• inform your team leader and team manager
  • discuss with them whether a summary of case detail is required
  • contact the young person to assess the impact of the media attention
  • talk to the young person about the possible implications of the publicity
  • if the information is printed in a newspaper, place a copy of the article on the young person’s paper file
  • if the information criticises the department or has the potential to involve the Minister see instructions below.

Criticism of the department

Where information about a young person’s involvement with the youth justice service appears in the media and the content has potential to expose the department to criticism:

  • inform the team leader or team manager
  • prepare a summary of case details to be forwarded by email to the Assistant Director / Manager, Individual and Family Support.
  • follow critical incident guidelines.

Identification of a youth justice young person

Section 534 of the Children, Youth and Families Act 2005 restricts publication of proceedings in a children's court that could lead to the identification of a young person without permission of the President of the children's court. Permission from the President of the children's court is required to publish or report proceedings conducted in a children's court, or refer to any persons involved in those proceedings.

The Department of Human Services can request the Chief Commissioner of Police to investigate a media breach.

Potential to involve the minister

If a young person involved with youth justice appears in the media and this has the potential to involve the Minister or produce a high level of public or legal scrutiny, report this as a category one incident.

Refer to the procedure for 'Critical incident management' for more information.

Young people subject to dual orders

If child protection has current or previous involvement with a young person involved with youth justice the following applies:

  • Do not provide identifying information to the media.
  • The young person must not be identified as being subject to that order.
  • Child protection will consult with the young person’s parents regarding any media attention.

Surveys and research interviews

All requests by surveyors/researchers to speak to youth justice staff or young people involved with youth justice should be directed to Department of Human Services’ Centre for Human Services Research and Evaluation on chsre@dhs.vic.gov.au (External link).

Young people may be able to engage in surveys and research if they have given informed consent.

Considerations for public exposure

Before any decision is made about media or public exposure that could identify a young person as being involved with youth justice, the overriding considerations must be:

  • the best interests of the young person
  • the value of such exposure
  • the young person’s understanding of the possible effects of publicity
  • the young person’s ability to make an informed decision about participation
  • whether the young person is subject to a child protection order.

Approved publicity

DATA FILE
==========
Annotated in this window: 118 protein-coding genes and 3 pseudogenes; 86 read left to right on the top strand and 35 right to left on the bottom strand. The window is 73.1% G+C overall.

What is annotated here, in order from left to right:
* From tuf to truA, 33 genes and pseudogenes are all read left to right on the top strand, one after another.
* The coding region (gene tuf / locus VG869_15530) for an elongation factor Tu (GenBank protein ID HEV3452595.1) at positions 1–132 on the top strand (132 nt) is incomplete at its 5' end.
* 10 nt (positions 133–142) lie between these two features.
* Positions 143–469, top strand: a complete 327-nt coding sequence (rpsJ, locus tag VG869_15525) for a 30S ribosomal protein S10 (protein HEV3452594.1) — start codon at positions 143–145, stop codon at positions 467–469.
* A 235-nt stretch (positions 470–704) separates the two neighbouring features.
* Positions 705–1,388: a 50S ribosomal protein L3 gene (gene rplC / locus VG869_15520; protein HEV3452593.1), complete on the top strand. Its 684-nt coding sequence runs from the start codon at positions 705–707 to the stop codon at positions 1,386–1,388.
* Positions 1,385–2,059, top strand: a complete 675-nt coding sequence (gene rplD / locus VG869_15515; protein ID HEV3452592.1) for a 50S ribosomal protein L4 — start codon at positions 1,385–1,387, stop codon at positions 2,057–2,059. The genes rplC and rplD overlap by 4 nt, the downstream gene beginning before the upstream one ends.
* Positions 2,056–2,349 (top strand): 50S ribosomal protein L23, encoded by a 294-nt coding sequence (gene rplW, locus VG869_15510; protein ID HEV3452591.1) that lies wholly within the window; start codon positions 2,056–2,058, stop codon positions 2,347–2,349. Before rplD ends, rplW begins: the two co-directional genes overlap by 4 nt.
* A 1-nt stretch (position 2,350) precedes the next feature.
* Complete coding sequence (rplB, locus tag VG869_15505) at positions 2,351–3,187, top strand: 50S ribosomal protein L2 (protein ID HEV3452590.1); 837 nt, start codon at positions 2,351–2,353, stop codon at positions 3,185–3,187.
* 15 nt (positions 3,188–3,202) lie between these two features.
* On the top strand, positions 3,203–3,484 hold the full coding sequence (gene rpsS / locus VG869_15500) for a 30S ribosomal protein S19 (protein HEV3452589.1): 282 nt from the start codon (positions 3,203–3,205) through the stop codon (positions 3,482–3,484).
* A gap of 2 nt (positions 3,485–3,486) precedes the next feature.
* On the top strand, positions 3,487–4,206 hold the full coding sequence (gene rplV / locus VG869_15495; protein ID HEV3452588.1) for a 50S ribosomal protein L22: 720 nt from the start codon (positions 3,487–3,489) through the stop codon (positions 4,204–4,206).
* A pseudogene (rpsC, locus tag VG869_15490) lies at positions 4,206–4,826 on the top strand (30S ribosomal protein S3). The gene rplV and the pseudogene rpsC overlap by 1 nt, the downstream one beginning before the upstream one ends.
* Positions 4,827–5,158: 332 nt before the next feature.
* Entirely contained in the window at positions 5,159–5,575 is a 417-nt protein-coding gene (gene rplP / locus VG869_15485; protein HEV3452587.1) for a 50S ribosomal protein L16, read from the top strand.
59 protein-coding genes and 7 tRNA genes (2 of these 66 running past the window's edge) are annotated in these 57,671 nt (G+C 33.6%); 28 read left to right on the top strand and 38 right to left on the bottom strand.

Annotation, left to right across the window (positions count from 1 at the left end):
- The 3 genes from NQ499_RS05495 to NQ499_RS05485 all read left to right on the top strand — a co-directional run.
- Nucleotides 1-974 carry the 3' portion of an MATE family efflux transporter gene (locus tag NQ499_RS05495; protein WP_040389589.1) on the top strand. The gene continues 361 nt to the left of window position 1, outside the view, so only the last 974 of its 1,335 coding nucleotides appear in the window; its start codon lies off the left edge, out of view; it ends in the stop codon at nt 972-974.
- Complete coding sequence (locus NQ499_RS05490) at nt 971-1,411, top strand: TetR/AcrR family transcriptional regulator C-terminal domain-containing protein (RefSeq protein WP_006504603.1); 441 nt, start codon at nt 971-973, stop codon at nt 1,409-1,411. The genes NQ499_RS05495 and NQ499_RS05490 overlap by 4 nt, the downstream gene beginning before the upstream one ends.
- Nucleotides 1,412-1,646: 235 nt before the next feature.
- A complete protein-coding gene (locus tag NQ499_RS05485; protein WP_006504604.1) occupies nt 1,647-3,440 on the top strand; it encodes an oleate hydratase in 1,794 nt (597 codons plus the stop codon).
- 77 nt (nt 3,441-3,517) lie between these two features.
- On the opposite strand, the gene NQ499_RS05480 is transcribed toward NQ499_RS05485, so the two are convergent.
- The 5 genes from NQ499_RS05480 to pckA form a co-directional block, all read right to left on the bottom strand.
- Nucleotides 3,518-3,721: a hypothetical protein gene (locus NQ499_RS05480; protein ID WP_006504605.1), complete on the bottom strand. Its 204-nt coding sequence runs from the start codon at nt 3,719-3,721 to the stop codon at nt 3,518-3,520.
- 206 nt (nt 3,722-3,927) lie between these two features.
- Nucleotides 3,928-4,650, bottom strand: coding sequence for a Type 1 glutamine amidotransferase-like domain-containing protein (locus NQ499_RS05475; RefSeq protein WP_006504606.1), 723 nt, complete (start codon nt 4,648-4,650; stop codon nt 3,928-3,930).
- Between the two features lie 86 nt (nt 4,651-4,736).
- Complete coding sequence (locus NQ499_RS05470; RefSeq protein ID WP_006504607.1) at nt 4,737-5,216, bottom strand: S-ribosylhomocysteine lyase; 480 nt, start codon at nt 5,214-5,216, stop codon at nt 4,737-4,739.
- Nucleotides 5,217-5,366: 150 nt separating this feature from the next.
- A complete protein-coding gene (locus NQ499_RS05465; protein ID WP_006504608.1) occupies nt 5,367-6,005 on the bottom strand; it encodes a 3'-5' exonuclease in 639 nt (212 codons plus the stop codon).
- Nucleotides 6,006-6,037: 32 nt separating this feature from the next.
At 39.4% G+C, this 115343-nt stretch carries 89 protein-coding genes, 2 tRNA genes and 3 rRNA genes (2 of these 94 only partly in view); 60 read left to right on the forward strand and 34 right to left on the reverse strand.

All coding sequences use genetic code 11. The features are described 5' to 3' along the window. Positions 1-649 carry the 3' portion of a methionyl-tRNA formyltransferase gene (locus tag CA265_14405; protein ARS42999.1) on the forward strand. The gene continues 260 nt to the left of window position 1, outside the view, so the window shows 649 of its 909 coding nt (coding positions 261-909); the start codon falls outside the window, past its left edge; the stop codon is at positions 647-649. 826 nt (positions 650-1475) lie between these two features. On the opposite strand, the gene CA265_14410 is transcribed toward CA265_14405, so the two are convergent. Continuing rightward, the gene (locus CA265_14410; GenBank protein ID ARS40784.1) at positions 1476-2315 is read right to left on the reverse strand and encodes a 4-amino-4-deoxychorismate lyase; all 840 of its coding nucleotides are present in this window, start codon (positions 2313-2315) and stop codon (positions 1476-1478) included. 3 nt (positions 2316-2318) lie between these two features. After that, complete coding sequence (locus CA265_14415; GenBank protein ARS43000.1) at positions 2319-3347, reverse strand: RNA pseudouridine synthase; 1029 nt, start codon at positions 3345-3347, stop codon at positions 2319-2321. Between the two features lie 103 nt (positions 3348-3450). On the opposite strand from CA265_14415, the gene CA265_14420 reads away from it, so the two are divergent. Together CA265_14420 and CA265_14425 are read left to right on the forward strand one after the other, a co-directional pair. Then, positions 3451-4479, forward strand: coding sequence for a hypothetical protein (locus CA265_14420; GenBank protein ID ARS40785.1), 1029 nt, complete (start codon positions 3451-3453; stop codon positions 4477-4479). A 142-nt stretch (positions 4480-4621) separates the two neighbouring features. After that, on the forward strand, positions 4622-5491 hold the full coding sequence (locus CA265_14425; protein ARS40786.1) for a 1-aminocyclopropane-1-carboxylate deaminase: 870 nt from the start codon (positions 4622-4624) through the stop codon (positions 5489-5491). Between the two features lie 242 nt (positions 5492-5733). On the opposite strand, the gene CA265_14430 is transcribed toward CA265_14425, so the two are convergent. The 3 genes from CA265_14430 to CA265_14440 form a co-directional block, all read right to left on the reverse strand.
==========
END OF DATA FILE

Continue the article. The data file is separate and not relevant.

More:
The following must occur for a young person to appear in any media story, promotional activity or educational campaign that could identify them as being involved with youth justice:

  • Consult with the department's Media Unit.
  • Consult with line management.
  • Seek approval from the Assistant Director / Manager Individual and Family Support for any media exposure or publicity of a young person involved with youth justice.
  • Talk to the young person about the possible implications of participation in the proposed publicity.
  • Obtain written, informed consent from the young person.
  • Prepare a summary of details relating to the request and recommendations.

Note: These procedures apply if a community service organisation makes an application for a young person to be involved in a promotional activity or arts project that might be publicly displayed.

Media appearance by a young person

If approval for a young person to appear in any media story, promotional activity or educational campaign has been endorsed, the following precautions should be taken to minimise recognition or identification of the young person:

  • use only the young person’s first name
  • photographs or film should not show an identifiable image of the young person’s face
  • lighting darkened
  • identifying features kept indistinct.

Where the circumstances in s. 534 of the Children, Youth and Families Act 2005 apply, then no identifying information at all is to be provided unless the permission of the President of the children's court has been obtained.

Casual recognisable publicity

The Secretary's approval to allow identification is not required if the publicity is a community event or something that is significant as an achievement and the young person is not identified as being involved with youth justice.

Young people may be involved in casual recognisable publicity that does not identify their status, for example, school photographs.

Identification of young people involved with child protection

Unless special circumstances exist and the approval of the Secretary (or delegate) has been granted, the Department of Human Services or community service organisations may not use photos or information about young people subject to Custody to Secretary and Guardianship to Secretary orders which are likely to lead to the young person’s identification as being subject to a children's court order.

 

Additional information